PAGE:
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## Re: [ontolog-forum] type free logic and higher order quantification

 To: ontolog-forum@xxxxxxxxxxxxxxxx Christopher Menzel Fri, 19 Aug 2011 14:56:14 -0500 <1313783774.5073.7.camel@xxxxxxxxxxxxxxxxx>
 ```On Fri, 2011-08-19 at 10:31 -0400, John F. Sowa wrote: > Rick, > > As Pat emphasized, there is a huge semantic difference between > quantifying over relations (which can be done in Common Logic with a > first-order style of semantics) and the kind of higher-order logic > that logicians have been kicking around. > > In fact, many logicians have now come to believe that the infinite > hierarchy of relations, relations of relations, etc., which are > assumed for higher-order logic, should *not* be considered part of > logic. They should be considered a version of set theory.    (01) Well, the issue of whether higher-order logic really deserves the name is a difficult one dating back at least to a squabble between Zermelo (yea) and Skolem (nay) and the debate is in fact still lively and the issue largely unsettled. (For the Zermelo/Skolem controversy, see the two papers by the terrific historian of logic Gregory Moore, "The Emergence of First-order Logic" and "Beyond First-order Logic: The Historical Interplay between Mathematical Logic and Axiomatic Set Theory"; use The Google for citation details; also Matti Eklund, "On How Logic Became First-order". There is Stewart Shapiro's excellent "Foundations without Foundationalism," an extended defense of the thesis that second-order logic is indeed logic.)    (02) > PH > >> Ask yourself whether [axioms (R a) and (Q b)] entail the following: > >> > >> (exists (p)(and (p a)(p b) ) > >> > >> i.e. that there is a property that applies both to a and to b. > >> > >> If you intuitively answer "no", then you are thinking first-order, > >> and would likely find CL congenial. If it seems obviously "yes", > >> then you are thinking in a genuinely higher-order way. > >> > >> It really does matter which way you choose, as you will be > >> interested in very different logics. > > RM > > Understood. I've been heads down on functional programming lately, so > > I'm getting more comfy with higher order thinking. > > But the usual versions of functional programming are not higher-order > in the way logicians use the term. > > For Pat's example, the axioms (R a) and (Q b) can be satisfied in > a CL domain that has only four entities: {R, Q, a, b}.    (03) Note I had assumed that Pat meant his premises to be (R a) and (R b), not (R a) and (Q b). I therefore thought his "test" for higher-order thinking was whether one thought one could existentially generalize on predicates, but perhaps I was hasty and misunderstood him. (In fact, I think I must have, as he knows full well that the ability to existentially generalize on predicates doesn't require full second-order logic.)    (04) > In that model, there is no p such that (p a) and (p b) are both true. > Therefore the statement (exists (p) (and (p a)(p b)) is false. > > But in the logicians' version of higher order logic, for any domain > of individuals such as {a,b}, there is an infinite hierarchy of > domains of all possible relations over the domain {a,b}, relations > of relations over that domain, ... > > Since all possible relations are included, there would have to be > some relation p such that (p a) and (p b).    (05) Yes, but it also follows in "second-order" logic that has been given a Henkin-style "general" model theory and hence is semantically first-order (hence the scare quotes). Given (R a) and (Q b), (exists (P) (and (P a) (P b))) follows from the second-order comprehension principle    (06) (exists (P) (forall (x) (iff (P x) (or (R x) (Q x))))).    (07) It does *not* follow in CL because CL does not include any comprehension principles.    (08) > RM > > to establish a hierarchy of types to avoid paradox. > > You don't need a hierarchy of types to avoid paradox.    (09) Very true.    (010) > In CL, the statement equivalent to Russell's paradox    (011) I'd say: The sentence that *generates* Russell's paradox...    (012) > has a stable truth value: false. No paradox.    (013) Right. In more detail: the chief culprit in Russell's paradox is the so-called "naive" comprehension principle that, for any formula φ there is a set containing (or a property true of) all the things that are φ. In the CL dialect CLIF, this principle is expressed schematically as:    (014) NC (exists (p) (forall (q) (iff (p x) φ))).    (015) In CL, where self-predication is permitted, an instance of NC is:    (016) R (exists (p) (forall (q) (iff (p x) (not q q)))).    (017) A contradiction follows from R immediately. For let r be one of the things p said to exist by R:    (018) (1) (forall (q) (iff (r x) (not q q)))).    (019) But CL is type-free, so r itself is among the things being quantified over; so by universal instantiation:    (020) (2) (iff (r r) (not r r)),    (021) contradiction. So, as John notes, in CL, sentence R is false; more exactly, it is *logically* false; its negation is a theorem of CL.    (022) -chris    (023) _________________________________________________________________ Message Archives: http://ontolog.cim3.net/forum/ontolog-forum/ Config Subscr: http://ontolog.cim3.net/mailman/listinfo/ontolog-forum/ Unsubscribe: mailto:ontolog-forum-leave@xxxxxxxxxxxxxxxx Shared Files: http://ontolog.cim3.net/file/ Community Wiki: http://ontolog.cim3.net/wiki/ To join: http://ontolog.cim3.net/cgi-bin/wiki.pl?WikiHomePage#nid1J    (024) ```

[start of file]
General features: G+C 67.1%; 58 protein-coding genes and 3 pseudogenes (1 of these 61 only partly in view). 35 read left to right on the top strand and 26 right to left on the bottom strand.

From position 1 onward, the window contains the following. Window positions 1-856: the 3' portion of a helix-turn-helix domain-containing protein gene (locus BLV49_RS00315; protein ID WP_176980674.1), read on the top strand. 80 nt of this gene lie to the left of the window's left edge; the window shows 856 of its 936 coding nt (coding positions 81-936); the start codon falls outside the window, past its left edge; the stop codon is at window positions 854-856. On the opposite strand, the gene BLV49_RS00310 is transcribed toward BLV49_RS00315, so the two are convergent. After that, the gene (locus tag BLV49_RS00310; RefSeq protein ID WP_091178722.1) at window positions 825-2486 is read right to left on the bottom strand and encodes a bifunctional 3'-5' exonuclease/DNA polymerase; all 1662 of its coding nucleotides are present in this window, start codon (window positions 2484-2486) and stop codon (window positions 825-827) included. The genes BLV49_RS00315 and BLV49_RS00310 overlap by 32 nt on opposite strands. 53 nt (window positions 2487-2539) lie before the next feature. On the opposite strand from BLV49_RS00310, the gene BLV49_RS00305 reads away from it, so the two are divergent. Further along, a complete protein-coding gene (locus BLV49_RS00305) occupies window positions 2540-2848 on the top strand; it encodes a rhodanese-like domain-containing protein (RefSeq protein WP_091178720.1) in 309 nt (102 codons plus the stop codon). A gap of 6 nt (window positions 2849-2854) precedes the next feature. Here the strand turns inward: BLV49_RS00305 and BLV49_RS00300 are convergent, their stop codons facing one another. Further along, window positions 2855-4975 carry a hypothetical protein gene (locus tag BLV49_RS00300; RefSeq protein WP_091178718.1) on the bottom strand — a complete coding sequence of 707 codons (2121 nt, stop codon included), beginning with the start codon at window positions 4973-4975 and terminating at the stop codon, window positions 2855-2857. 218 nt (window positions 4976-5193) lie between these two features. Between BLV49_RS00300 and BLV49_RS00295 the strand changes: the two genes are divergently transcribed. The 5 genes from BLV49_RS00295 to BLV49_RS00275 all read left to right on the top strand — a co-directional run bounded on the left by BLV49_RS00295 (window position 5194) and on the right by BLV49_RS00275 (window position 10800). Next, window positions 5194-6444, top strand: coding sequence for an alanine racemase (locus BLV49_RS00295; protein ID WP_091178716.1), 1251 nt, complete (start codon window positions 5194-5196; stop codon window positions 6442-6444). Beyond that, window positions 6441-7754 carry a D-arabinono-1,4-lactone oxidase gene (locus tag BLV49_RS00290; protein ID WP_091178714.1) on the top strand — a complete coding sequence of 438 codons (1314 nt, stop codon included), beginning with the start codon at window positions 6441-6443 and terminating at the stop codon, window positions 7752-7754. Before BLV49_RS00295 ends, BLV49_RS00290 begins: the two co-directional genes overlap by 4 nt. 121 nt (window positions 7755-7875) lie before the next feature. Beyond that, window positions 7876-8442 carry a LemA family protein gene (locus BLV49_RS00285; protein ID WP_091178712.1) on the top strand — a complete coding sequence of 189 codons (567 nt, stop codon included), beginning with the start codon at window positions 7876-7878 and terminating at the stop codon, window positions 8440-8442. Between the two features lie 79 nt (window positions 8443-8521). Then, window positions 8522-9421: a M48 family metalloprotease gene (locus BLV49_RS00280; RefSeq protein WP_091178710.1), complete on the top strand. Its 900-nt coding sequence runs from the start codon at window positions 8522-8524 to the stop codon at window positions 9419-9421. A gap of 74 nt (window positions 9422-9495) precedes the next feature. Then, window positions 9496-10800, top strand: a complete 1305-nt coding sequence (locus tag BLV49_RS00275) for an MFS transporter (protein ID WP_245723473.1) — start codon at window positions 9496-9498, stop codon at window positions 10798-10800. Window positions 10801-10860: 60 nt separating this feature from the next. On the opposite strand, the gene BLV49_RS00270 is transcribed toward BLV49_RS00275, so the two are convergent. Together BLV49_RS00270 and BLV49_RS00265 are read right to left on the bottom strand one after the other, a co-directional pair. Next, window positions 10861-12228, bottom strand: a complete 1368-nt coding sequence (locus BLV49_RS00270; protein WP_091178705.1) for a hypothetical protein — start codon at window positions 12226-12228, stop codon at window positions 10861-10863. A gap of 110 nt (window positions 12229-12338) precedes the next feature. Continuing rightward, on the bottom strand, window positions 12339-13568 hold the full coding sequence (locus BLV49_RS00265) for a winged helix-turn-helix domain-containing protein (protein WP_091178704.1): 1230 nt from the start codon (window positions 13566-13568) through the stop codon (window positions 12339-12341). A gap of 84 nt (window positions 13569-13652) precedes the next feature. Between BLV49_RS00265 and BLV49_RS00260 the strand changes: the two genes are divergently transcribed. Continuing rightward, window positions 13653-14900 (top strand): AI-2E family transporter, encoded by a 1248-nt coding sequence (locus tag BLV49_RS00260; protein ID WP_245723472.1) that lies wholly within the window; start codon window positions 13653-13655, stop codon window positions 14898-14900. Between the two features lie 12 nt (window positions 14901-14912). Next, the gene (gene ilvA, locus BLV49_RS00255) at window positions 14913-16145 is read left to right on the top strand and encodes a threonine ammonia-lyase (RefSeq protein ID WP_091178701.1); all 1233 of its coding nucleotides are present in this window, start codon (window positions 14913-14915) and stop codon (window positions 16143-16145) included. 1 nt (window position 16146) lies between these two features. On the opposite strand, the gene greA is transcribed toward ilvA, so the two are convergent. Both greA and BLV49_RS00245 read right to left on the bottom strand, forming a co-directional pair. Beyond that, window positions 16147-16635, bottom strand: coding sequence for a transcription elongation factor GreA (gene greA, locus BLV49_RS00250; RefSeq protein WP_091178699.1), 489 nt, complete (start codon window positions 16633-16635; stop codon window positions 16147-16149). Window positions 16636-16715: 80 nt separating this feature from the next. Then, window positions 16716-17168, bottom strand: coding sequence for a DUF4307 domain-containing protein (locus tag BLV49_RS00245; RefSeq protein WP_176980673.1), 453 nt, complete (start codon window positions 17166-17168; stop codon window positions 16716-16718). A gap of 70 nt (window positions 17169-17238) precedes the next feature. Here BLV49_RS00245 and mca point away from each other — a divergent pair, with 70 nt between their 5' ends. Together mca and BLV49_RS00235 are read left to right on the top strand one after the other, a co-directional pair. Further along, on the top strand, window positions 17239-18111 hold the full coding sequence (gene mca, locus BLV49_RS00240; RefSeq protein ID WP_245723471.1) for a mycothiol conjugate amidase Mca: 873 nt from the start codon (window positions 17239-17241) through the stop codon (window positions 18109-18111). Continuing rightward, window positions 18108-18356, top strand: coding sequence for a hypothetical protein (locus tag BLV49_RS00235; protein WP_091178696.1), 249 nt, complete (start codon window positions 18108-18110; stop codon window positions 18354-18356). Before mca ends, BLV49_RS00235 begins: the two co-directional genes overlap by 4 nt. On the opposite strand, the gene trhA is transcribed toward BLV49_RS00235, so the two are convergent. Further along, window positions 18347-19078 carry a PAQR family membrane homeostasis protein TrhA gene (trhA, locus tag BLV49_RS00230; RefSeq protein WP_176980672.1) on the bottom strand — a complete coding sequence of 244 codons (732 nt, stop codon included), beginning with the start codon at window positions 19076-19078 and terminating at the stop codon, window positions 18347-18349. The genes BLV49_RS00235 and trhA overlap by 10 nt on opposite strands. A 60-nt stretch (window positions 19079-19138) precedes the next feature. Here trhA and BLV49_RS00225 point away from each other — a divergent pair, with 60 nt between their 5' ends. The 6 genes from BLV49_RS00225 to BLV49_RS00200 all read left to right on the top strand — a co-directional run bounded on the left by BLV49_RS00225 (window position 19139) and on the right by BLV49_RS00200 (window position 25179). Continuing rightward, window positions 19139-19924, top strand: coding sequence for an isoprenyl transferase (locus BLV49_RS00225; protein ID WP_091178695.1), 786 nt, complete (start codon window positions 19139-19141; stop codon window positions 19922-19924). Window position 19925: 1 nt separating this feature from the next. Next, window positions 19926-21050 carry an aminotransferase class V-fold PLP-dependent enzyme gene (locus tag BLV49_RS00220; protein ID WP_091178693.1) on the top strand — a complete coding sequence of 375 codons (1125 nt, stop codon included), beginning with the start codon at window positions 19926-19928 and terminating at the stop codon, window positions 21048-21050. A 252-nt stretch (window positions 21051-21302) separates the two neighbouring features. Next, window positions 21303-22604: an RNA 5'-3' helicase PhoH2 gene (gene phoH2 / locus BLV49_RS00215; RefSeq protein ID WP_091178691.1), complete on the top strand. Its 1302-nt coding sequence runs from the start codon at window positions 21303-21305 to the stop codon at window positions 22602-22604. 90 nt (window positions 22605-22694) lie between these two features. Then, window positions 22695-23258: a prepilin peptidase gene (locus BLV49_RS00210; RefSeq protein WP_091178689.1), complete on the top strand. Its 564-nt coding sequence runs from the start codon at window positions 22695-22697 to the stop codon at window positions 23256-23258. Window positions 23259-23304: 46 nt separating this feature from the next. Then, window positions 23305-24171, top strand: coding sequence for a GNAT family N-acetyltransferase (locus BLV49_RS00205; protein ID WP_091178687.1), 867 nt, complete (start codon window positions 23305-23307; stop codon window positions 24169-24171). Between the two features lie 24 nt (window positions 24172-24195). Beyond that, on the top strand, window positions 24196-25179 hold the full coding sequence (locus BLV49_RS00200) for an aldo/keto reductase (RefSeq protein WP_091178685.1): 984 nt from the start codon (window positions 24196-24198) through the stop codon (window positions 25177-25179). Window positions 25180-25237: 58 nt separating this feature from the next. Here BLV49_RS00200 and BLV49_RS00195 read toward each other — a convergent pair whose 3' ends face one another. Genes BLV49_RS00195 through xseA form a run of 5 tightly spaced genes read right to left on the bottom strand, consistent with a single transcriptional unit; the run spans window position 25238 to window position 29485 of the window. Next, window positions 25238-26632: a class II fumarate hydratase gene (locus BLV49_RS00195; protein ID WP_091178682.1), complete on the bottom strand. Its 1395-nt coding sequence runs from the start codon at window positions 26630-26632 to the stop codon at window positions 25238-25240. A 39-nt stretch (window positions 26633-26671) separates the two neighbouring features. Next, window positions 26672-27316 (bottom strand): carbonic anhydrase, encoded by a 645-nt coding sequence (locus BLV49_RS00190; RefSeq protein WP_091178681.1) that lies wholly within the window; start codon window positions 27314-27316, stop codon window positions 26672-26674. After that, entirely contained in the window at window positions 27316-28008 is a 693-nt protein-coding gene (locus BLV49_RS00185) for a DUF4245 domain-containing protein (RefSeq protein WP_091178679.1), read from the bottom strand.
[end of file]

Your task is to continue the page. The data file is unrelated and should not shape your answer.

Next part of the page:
Current Thread [ontolog-forum] type free logic and higher order quantification, Rick Murphy Re: [ontolog-forum] type free logic and higher order quantification, Pat Hayes Re: [ontolog-forum] type free logic and higher order quantification, Christopher Menzel Re: [ontolog-forum] type free logic and higher order quantification, Rick Murphy Re: [ontolog-forum] type free logic and higher order quantification, John F. Sowa Re: [ontolog-forum] type free logic and higher order quantification, Pat Hayes Re: [ontolog-forum] type free logic and higher order quantification, John F. Sowa Re: [ontolog-forum] type free logic and higher order quantification, Christopher Menzel <= Re: [ontolog-forum] type free logic and higher order quantification, Pat Hayes Re: [ontolog-forum] type free logic and higher order quantification, Christopher Menzel Re: [ontolog-forum] type free logic and higher order quantification, Rick Murphy Re: [ontolog-forum] type free logic and higher order quantification, k Goodier Re: [ontolog-forum] type free logic and higher order quantification, Christopher Menzel Re: [ontolog-forum] type free logic and higher order quantification, Rick Murphy Re: [ontolog-forum] type free logic and higher order quantification, John F. Sowa